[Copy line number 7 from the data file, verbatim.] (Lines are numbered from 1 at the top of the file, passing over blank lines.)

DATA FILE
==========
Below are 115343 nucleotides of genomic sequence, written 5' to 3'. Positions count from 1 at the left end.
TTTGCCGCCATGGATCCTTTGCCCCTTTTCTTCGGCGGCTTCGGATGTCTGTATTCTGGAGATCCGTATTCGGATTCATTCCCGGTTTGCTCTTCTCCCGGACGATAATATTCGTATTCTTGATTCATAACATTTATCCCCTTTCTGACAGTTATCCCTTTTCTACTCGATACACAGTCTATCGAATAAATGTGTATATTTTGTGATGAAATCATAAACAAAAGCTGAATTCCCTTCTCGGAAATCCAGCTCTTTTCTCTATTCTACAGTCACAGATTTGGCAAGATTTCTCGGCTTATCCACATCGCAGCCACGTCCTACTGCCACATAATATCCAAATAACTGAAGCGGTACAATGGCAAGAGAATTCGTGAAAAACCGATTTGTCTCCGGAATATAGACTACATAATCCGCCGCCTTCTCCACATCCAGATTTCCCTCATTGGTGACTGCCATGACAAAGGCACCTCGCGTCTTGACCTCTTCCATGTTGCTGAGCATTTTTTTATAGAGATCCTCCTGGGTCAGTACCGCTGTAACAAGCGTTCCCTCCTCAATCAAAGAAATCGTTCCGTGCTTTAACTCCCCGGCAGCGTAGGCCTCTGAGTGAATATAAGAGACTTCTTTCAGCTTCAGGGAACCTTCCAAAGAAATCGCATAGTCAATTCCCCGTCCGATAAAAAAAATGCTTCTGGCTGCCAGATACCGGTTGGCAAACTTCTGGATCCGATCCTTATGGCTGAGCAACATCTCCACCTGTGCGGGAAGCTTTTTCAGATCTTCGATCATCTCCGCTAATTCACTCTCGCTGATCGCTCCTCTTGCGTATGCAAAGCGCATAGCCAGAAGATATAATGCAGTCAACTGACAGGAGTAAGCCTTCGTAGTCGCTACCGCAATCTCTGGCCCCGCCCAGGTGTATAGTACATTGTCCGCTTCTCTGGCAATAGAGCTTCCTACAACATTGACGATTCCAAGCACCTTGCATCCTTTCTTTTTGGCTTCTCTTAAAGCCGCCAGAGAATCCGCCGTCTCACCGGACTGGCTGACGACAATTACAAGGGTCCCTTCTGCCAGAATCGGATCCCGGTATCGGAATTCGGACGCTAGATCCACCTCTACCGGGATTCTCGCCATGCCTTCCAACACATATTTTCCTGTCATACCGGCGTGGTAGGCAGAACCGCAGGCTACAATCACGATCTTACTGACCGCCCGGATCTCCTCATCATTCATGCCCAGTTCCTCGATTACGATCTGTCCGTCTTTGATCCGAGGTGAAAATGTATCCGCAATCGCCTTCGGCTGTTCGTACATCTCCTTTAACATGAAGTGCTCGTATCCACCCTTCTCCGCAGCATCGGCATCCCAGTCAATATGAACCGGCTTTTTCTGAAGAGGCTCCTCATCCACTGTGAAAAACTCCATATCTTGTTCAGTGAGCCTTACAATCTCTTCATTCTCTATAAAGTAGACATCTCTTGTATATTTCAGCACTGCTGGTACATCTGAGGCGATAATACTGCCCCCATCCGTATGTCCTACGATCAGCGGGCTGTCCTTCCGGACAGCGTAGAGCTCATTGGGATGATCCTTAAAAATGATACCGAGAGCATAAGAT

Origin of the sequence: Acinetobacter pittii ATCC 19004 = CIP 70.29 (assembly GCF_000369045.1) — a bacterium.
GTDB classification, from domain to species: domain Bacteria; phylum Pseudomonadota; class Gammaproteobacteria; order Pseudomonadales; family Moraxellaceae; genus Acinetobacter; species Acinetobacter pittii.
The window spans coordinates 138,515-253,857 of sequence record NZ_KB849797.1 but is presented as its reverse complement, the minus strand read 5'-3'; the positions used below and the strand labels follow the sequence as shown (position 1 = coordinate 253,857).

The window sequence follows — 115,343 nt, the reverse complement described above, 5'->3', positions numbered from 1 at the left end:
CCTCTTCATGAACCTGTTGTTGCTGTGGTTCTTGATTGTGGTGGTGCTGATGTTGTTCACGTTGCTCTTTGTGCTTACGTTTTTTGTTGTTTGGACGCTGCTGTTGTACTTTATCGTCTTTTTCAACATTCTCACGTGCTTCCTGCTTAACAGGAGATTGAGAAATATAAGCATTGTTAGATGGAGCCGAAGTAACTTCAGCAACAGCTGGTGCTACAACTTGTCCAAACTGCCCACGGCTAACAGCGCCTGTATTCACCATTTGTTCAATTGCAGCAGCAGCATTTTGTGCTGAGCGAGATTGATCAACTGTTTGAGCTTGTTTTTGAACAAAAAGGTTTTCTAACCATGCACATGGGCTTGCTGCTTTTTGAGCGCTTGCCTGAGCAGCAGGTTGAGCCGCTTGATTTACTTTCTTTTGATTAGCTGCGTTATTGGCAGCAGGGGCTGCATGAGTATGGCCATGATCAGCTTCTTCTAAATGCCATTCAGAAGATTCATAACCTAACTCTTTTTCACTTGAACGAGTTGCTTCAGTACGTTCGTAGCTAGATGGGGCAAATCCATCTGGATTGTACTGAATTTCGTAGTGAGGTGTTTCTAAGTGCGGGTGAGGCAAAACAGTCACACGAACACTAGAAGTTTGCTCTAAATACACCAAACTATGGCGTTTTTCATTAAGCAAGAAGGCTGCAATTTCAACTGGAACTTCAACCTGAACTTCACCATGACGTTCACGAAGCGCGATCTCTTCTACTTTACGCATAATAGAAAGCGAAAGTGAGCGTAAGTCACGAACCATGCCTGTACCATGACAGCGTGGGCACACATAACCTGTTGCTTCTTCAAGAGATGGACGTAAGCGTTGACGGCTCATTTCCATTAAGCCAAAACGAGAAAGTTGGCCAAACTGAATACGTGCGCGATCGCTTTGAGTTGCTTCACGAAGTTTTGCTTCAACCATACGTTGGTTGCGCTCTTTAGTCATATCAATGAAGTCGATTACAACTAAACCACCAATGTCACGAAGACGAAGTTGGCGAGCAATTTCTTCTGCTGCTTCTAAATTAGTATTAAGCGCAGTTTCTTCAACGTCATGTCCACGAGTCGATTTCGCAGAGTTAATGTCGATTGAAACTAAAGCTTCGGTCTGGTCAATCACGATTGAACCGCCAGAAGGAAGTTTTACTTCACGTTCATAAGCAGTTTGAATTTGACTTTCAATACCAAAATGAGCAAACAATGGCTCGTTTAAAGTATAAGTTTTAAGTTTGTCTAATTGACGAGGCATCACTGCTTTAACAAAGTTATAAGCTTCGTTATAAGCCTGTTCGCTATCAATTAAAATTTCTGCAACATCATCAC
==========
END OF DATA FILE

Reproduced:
CCTCTTCATGAACCTGTTGTTGCTGTGGTTCTTGATTGTGGTGGTGCTGATGTTGTTCACGTTGCTCTTTGTGCTTACGTTTTTTGTTGTTTGGACGCTGCTGTTGTACTTTATCGTCTTTTTCAACATTCTCACGTGCTTCCTGCTTAACAGGAGATTGAGAAATATAAGCATTGTTAGATGGAGCCGAAGTAACTTCAGCAACAGCTGGTGCTACAACTTGTCCAAACTGCCCACGGCTAACAGCGCCTGTATTCACCATTTGTTCAATTGCAGCAGCAGCATTTTGTGCTGAGCGAGATTGATCAACTGTTTGAGCTTGTTTTTGAACAAAAAGGTTTTCTAACCATGCACATGGGCTTGCTGCTTTTTGAGCGCTTGCCTGAGCAGCAGGTTGAGCCGCTTGATTTACTTTCTTTTGATTAGCTGCGTTATTGGCAGCAGGGGCTGCATGAGTATGGCCATGATCAGCTTCTTCTAAATGCCATTCAGAAGATTCATAACCTAACTCTTTTTCACTTGAACGAGTTGCTTCAGTACGTTCGTAGCTAGATGGGGCAAATCCATCTGGATTGTACTGAATTTCGTAGTGAGGTGTTTCTAAGTGCGGGTGAGGCAAAACAGTCACACGAACACTAGAAGTTTGCTCTAAATACACCAAACTATGGCGTTTTTCATTAAGCAAGAAGGCTGCAATTTCAACTGGAACTTCAACCTGAACTTCACCATGACGTTCACGAAGCGCGATCTCTTCTACTTTACGCATAATAGAAAGCGAAAGTGAGCGTAAGTCACGAACCATGCCTGTACCATGACAGCGTGGGCACACATAACCTGTTGCTTCTTCAAGAGATGGACGTAAGCGTTGACGGCTCATTTCCATTAAGCCAAAACGAGAAAGTTGGCCAAACTGAATACGTGCGCGATCGCTTTGAGTTGCTTCACGAAGTTTTGCTTCAACCATACGTTGGTTGCGCTCTTTAGTCATATCAATGAAGTCGATTACAACTAAACCACCAATGTCACGAAGACGAAGTTGGCGAGCAATTTCTTCTGCTGCTTCTAAATTAGTATTAAGCGCAGTTTCTTCAACGTCATGTCCACGAGTCGATTTCGCAGAGTTAATGTCGATTGAAACTAAAGCTTCGGTCTGGTCAATCACGATTGAACCGCCAGAAGGAAGTTTTACTTCACGTTCATAAGCAGTTTGAATTTGACTTTCAATACCAAAATGAGCAAACAATGGCTCGTTTAAAGTATAAGTTTTAAGTTTGTCTAATTGACGAGGCATCACTGCTTTAACAAAGTTATAAGCTTCGTTATAAGCCTGTTCGCTATCAATTAAAATTTCTGCAACATCATCAC